The push for legalized sports betting continued in the Georgia Legislature early this week, as a pair of bills were discussed Monday and Tuesday. Another measure will be discussed later this week, as three separate pieces of legislation aim to legalize sports wagering in Georgia.
HB 380 received a Tuesday hearing with the House Higher Education Committee, which allowed for significant public comment. The committee didn’t take action on the bill.
SB 57 did receive action this week, as it passed through a Senate committee Monday evening, moving it closer to a vote on the Senate floor. Neither SB 57 nor HB 380 plans to use a constitutional amendment to legalize sports wagering.
SB 172 pairs with SR 140 and would enable sports betting to be legalized in georgia through a constitutional amendment put before voters. That legislation is expected to be discussed in the Senate Regulated Industries and Utilities Committee on Thursday.
The essential feature of pari-mutuel wagering is that participants do not bet against the house (as they do in sports betting). Rather they wager against each other and determine the odds for an event, which are not known in advance, by their betting among themselves.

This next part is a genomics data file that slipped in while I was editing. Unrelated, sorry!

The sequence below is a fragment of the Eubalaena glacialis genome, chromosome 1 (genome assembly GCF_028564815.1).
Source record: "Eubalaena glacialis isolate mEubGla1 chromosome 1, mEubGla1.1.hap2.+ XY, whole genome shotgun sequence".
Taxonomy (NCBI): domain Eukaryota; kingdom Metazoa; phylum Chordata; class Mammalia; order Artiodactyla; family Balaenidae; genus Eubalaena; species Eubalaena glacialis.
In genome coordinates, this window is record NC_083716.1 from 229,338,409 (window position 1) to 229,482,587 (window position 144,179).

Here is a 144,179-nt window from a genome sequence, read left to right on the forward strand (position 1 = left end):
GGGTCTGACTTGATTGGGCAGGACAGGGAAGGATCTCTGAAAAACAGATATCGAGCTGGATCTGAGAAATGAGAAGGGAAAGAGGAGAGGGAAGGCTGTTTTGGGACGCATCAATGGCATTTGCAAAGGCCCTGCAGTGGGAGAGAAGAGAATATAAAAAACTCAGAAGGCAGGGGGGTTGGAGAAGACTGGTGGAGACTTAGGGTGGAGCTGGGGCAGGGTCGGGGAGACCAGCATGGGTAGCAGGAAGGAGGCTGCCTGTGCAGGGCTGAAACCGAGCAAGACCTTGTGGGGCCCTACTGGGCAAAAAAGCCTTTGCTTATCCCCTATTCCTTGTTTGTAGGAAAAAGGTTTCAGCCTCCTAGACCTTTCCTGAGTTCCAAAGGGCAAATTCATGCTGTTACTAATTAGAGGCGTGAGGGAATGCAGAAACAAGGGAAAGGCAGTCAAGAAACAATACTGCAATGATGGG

— Daniel Wallach (@WALLACHLEGAL) February 19, 2023
HB 380 bill discussion
Rep. Marcus Wiedower shared a few tweaks made from last week to HB 380, a mobile-only sports betting bill. Among the most notable changes is an increase in the tax rate from 15% of adjusted gross income to 20%. Additionally, the bill’s update requires sports betting operators to pay taxes on revenue generated from promotions.
After Wiedower shared the bill’s alterations, public comment was allowed. Some speakers argued against legalized sports betting, raising issues about increased problem gambling. Advocates, meanwhile, spoke about the need to move Georgians from illegal betting platforms onto regulated platforms.
Committee members will need to weigh the various arguments before ultimately taking action on the bill.
SB 57 passes through committee
SB 57 passed through the Senate Committee on Economic Development and Tourism Monday evening. The bill is expected to be sent to the Rules Committee, where it will be scheduled for a vote by the entire Senate. The timing of that discussion is still undetermined.
SB 57 is one of a few competing sports betting bills in Georgia, and it differs from other bills in part due to its sanctioning of horse racing in the state, with inclusion of fixed-odds wagering. Horse racing figures to be a point of debate in coming days and weeks, as some legislators will likely feel more comfortable passing a bill that includes only sports betting.
The bill, which calls for making sports betting a lottery game, would allow for up to 18 mobile sports betting licenses. It would also allow for retail sports wagering. Sports betting operators would pay a 20% tax on adjusted gross revenue.